Not many people leave a mark on their communities as clear and imposing as the Main Street monument left by Randolph's John Jackson, who died Saturday at the age of 83.
Jackson accomplished many things, as his obituary on the opposite page makes clear, and he was also one of the most fascinating conversationalists Randolph has seen, a man who never lost his sense of adventure. And his greatest adventure came in rescuing Chandler Music Hall from the decay and neglect that nearly led to its demolition.
His fascination with Chandler began soon after he moved his family to a first house on School Street. His 11-year-old son came home one day with the exciting news that there was an old music hall next door.
From that moment, Chandler Music Hall became John Jackson's passion and compulsion. Under his leadership, the brand new Randolph Singers agreed to produce the musical "Brigadoon" in the hall in February. Snow was coming through cracks in the walls and had to be swept from the stage before rehearsals. The electrical system was so inadequate that Jackson had to supplement it by using flashlights for stage lighting, as he described in a memorable 2002 interview with Greg Sharrow for the Vermont Folklife Center.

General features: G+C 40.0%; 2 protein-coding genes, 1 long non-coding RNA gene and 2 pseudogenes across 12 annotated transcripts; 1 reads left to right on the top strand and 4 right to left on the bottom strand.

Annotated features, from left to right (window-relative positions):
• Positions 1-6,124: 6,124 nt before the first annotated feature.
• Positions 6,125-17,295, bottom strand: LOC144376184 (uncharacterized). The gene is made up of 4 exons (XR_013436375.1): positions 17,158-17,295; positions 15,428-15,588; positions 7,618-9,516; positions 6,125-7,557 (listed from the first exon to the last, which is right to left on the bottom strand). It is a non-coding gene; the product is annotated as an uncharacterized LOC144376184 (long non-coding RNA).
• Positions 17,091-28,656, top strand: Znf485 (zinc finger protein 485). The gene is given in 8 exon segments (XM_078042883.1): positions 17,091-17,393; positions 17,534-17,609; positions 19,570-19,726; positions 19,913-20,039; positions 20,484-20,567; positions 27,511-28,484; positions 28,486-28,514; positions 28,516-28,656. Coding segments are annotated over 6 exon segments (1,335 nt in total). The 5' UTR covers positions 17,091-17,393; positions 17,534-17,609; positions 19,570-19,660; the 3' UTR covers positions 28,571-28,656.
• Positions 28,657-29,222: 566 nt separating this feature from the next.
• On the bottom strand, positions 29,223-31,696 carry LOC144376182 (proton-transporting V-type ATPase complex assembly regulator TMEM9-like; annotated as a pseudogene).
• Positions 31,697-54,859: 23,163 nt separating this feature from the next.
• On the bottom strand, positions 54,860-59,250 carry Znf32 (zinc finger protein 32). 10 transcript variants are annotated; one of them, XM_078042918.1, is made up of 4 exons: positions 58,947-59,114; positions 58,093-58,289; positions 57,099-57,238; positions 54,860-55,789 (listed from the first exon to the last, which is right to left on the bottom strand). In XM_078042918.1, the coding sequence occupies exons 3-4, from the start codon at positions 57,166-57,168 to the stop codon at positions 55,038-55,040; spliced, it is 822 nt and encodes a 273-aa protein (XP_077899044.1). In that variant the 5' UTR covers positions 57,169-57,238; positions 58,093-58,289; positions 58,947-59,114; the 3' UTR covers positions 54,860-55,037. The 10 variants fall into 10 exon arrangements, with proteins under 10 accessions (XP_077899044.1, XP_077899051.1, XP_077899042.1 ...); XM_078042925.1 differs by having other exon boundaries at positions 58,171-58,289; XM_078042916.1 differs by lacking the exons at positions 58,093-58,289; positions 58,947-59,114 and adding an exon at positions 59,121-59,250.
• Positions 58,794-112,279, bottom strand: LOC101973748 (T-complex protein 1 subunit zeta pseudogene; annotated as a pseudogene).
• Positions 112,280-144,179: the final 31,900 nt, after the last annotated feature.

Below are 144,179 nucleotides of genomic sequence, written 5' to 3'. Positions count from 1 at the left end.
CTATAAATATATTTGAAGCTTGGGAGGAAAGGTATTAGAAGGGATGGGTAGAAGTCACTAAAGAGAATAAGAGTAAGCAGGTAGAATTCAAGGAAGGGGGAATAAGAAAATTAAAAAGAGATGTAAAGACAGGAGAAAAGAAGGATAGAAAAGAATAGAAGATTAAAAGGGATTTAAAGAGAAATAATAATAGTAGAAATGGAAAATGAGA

In the next few years, Jackson plunged into the nitty-gritty of renovation, tunneling through four feet of concrete to bring upgraded electric service, building an orchestra pit, driving to New York at 20-below zero to procure used stage curtains from a Broadway show.
But he also devised a long-term strategy. By convincing the Randolph Singers to stage yearly musicals at the hall (with the constant help of Francis "Red" Hartigan), he created a fundraising stream while at the same time developing enthusiasm and loyalty for the hall among audience members and participants. He organized that enthusiasm into a new organization, the Friends of Chandler.
Jackson also displayed a sharp political acumen when faced with the reluctance of the town-appointed trustees of the hall, who were uneasy about the Friends' ambitious agenda. All of the trustees resigned within a year, and Jackson was asked to replace them with people who shared his own sense of adventure.
In the restoration of Randolph's cultural gem, John Jackson eventually had lots of help from other talented and dedicated people, including Chandler's current leadership, but he's the one who got the ball rolling and pushed it well along the road. The community owes him its thanks.
—The Herald of Randolph, September 13, 2012